Eric Clapton releases EP exclusively for iTunes Music Store

“Eric Clapton has released a four track EP today, previewing his forthcoming album dedicated to the legendary bluesman Robert Johnson,” NME reports.

Eric Clapton is putting out the EP exclusively through Apple’s iTunes Music Store. The EP includes the tracks “When You Got A Good Friend,” “Come On In My Kitchen,” “Milkcow Calf Blues” and “If I Had Possession Over Judgement Day.”

Clapton’s EP can be found here (link will launch iTunes and take you directly to Clapton’s new EP in Apple’s iTunes Music Store).


  1. Does anybody know if Apple is dealing directly with the recording artists for the exclusive tracks, or is Apple and the artist still being ripped off by the recording company?

  2. I think it depends on the artist. If the record company they are signed with doesn’t control all releases, then Apple may deal with them directly, or in some cases, the artist controls live recordings but nothing else, and I’ve seen some of the live recordings attribute back to artist as the label. But I think, with the exception of those artists who are starting to forgo record labels or start their own–such as Prince, Pearl jam, Ani DiFranco, etc.–Apple primarily deals with the labels. Though, obviously Apple or Steve Jobs seems to have some direct relationships with some artist, and these artist seem to release more exclusives than others.

  3. Some “artists” own their music and others do not. The most well-known example of this is The Beatles. Under their contract with EMI, their music went out of their hands. It was only later that they set up the legal cyclops that is Apple Corps. Currently Michael Jackson owns the early Beatles music. Maybe with his need for money, MJ will sell and Sir Paul can get back what should have always been his.

  4. NoPCZone: Although Sir paul created Apple Corps, he still used EMI when he was with Wings, when he was solo, even during his “buddy” years with MJ.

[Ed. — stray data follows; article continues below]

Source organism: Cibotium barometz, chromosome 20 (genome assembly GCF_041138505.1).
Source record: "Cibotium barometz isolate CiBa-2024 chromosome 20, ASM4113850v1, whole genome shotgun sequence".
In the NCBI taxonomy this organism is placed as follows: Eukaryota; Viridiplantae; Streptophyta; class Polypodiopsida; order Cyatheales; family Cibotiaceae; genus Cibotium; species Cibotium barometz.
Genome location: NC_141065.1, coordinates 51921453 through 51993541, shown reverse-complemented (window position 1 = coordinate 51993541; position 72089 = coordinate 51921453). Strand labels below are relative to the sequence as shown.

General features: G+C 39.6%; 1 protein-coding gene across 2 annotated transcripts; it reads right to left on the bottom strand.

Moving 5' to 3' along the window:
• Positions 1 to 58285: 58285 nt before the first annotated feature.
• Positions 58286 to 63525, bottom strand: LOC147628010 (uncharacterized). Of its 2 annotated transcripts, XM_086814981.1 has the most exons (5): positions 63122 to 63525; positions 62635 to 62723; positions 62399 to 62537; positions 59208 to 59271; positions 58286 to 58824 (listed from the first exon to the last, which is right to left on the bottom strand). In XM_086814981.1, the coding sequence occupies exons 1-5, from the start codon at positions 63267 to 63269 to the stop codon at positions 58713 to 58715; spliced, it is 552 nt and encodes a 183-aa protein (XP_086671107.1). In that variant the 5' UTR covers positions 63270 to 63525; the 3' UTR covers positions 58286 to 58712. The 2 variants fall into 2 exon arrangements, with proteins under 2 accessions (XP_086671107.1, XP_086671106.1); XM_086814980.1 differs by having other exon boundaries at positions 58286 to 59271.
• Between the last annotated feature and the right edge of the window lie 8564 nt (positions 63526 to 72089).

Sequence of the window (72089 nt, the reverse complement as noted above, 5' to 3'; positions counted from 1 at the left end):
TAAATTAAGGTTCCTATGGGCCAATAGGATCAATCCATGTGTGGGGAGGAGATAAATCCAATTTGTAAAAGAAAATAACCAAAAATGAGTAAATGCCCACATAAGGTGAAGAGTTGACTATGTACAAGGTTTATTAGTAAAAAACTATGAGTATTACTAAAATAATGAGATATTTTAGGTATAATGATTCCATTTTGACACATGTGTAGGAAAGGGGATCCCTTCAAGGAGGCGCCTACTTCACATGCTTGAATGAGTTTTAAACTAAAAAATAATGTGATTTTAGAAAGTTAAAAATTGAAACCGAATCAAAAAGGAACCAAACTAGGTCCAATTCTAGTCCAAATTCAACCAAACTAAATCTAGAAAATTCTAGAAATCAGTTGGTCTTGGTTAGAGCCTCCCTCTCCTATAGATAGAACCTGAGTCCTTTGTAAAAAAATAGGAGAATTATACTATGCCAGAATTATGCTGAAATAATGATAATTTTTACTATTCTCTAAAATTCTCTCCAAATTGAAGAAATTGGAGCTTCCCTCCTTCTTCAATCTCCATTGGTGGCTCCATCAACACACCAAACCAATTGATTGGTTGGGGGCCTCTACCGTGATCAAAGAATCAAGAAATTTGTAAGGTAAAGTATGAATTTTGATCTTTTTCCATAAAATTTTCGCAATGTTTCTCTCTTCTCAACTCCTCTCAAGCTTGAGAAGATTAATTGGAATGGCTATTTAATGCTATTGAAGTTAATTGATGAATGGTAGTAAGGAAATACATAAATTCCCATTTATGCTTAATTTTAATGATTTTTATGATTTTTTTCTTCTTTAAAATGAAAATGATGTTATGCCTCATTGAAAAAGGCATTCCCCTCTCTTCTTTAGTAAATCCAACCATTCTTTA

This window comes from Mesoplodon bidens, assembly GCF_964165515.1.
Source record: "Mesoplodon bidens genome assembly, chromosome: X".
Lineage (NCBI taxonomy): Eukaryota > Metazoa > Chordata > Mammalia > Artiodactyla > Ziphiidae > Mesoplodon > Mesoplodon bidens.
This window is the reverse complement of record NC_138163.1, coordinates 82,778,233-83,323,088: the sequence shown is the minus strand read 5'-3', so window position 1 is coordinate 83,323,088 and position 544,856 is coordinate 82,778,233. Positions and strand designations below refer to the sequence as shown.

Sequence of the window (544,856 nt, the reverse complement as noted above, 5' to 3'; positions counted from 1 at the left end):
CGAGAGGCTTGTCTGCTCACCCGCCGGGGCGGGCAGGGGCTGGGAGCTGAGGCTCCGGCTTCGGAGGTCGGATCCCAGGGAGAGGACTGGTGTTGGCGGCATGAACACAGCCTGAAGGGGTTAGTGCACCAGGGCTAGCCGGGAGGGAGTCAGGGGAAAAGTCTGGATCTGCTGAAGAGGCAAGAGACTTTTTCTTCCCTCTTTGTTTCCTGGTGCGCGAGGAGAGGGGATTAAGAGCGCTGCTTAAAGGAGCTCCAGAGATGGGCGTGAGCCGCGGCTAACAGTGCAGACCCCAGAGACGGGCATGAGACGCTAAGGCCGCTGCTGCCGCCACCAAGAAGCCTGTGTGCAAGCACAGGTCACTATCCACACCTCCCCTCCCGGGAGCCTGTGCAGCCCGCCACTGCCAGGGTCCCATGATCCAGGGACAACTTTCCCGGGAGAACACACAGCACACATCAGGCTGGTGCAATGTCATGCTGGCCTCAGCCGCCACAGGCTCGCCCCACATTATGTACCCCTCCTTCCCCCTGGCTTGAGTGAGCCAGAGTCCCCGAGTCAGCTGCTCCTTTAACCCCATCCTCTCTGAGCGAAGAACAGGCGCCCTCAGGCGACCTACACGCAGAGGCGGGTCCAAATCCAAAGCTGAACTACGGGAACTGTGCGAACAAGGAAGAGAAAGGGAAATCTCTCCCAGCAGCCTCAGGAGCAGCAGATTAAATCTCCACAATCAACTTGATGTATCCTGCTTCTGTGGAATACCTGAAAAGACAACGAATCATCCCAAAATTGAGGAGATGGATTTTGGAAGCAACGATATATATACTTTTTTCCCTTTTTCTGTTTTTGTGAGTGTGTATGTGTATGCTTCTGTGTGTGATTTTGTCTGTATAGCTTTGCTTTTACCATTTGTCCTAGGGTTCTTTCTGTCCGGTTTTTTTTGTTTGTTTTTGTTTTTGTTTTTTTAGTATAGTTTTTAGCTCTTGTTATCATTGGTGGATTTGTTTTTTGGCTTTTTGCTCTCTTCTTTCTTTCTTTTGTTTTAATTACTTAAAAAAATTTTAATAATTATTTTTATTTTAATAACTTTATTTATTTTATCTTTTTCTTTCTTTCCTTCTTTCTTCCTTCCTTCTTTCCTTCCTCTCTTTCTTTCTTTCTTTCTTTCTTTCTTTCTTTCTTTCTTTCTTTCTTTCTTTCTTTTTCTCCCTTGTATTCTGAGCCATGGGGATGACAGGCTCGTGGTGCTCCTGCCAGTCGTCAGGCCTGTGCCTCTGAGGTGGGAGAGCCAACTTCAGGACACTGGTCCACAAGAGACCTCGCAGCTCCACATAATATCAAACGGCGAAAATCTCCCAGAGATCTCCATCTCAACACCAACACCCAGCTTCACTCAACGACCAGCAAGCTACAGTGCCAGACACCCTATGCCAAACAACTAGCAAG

If Apple was smart, the exclusive deals with artists should be a 50-50 split of the profits without giving a dime to the labels.

    I would feel better if I knew my money was going to the artists and Apple rather than the greedy labels. It would be a marketing plus and get more artists to deal with Apple for future songs rather than deal with labels.

  5. Re: the Beatles’ early catalogue

    I was thinking the other night that Steve Jobs should offer is beleaguered, misunderstood ‘friend’ Michael Jackson a boatload of cash for his rights to the early Beatle catalogue. That would make the attorneys for Apple Corps have a massive stroke!! Then Steve could turn around and sell it to McCartney for a fair price, in exchange for exclusive access to the ENTIRE Beatles’ catalogue on iTMS. Then everyone would be happy… except Yoko, but who cares about her?!

  6. Cool idea. Problem is, Jackson isn’t sole owner of the Beatle’s catalogue. He owns a percentage, Sony owns the rest.

    It also should be clarified that what Jackson co-owns is the publishing rights to the songs, not the recordings themselves. People tend to get that confused.

  7. Right, and part of the deal would be that Apple Corps would have to give Apple Computer the right to deal in music media (using generic enough terms that it could cover just about anything), so they get that in writing and Apple Corps stops suing Apple everytime they blink. ” width=”19″ height=”19″ alt=”grin” style=”border:0;” />

  8. Beatles songs performed by the Beatles require permission of the recording rights holder – Apple Corp (McCartney, Yoko Ono all have a say in major decisions)

    To perform, record Beatle songs – you need permission from the publishing rights holder – Sony & Michael Jackson.

    It’s also a bit belligerent to say that all record labels are ripping off all artists as the records labels get them publicity through retail and radio play. The rest is up to the artist to build upon that.

    Those with talent and charisma such as Eric Clapton can then sell you a front row seat for $1,500 – he gets the bulk of that (his label makes nothing from concert ticket sales – they might get a little from performing rights if they own the publishing rights). At $1,500 a seat for a couple hours – you can decide who is ripping off whom.

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